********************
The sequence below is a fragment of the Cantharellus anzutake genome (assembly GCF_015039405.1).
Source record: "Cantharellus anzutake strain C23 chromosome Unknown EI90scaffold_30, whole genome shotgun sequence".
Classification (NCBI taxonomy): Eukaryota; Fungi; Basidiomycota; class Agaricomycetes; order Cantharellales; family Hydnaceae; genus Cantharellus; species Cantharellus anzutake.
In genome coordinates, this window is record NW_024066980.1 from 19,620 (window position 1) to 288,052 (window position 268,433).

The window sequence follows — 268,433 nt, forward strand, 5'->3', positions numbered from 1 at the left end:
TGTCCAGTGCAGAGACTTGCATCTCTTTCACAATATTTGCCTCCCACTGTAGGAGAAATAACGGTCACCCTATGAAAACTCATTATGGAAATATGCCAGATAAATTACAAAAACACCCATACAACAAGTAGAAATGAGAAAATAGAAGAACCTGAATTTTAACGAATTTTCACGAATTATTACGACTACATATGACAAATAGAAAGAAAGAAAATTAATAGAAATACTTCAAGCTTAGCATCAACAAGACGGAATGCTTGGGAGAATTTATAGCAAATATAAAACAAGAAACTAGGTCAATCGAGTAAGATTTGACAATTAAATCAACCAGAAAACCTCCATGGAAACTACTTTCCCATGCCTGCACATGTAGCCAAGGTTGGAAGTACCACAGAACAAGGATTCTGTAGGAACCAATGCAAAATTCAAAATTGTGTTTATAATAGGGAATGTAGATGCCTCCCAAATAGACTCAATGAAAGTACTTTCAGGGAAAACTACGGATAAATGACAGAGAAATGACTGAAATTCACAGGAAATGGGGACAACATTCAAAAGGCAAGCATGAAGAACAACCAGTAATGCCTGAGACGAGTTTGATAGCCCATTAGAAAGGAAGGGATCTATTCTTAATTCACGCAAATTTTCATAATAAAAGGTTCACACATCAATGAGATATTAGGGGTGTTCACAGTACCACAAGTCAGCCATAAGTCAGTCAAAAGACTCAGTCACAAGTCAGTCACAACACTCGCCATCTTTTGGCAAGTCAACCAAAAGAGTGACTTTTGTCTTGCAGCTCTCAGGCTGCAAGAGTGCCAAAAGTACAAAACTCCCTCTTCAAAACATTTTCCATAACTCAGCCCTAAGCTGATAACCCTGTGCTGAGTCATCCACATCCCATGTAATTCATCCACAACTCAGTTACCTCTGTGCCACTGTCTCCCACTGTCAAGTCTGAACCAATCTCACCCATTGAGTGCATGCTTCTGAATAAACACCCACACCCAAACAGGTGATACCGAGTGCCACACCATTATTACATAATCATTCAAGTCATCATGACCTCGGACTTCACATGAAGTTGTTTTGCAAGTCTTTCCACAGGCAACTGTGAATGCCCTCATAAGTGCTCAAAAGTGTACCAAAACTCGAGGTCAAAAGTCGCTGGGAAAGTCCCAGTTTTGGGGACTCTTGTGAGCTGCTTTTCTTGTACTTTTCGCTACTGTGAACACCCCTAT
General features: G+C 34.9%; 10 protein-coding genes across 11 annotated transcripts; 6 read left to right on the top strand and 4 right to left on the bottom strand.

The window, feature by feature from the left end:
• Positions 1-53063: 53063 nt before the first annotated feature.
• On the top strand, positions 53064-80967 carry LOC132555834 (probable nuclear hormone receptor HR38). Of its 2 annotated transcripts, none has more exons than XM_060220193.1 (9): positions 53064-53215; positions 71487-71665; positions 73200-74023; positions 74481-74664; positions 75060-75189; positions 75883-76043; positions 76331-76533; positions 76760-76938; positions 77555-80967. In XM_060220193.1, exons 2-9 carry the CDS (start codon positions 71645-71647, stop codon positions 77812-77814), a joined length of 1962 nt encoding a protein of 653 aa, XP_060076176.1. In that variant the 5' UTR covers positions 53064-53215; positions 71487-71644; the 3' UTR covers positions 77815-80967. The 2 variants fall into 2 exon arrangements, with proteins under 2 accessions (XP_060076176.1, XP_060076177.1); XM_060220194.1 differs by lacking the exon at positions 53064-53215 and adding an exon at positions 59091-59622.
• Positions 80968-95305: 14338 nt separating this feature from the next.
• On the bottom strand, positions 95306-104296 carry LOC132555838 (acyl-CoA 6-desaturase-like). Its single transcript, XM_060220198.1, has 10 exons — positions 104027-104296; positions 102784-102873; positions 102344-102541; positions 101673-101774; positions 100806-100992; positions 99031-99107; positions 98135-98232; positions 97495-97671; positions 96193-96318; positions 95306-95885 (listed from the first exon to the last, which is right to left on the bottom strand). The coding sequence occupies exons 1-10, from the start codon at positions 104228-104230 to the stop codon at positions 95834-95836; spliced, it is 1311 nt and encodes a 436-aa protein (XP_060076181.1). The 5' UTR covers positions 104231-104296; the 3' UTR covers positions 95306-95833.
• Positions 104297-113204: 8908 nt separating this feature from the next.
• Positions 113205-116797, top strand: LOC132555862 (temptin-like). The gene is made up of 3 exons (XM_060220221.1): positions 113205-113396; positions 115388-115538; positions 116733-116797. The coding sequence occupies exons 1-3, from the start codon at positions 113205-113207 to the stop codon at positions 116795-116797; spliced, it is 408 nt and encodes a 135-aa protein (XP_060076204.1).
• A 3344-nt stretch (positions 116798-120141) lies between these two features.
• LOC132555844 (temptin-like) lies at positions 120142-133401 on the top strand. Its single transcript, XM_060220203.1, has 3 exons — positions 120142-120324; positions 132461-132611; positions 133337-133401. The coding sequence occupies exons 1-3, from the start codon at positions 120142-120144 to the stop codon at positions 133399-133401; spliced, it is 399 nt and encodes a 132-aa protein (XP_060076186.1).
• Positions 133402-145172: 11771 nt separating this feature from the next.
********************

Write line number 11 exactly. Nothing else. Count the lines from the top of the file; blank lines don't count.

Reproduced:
• Positions 80968-95305: 14338 nt separating this feature from the next.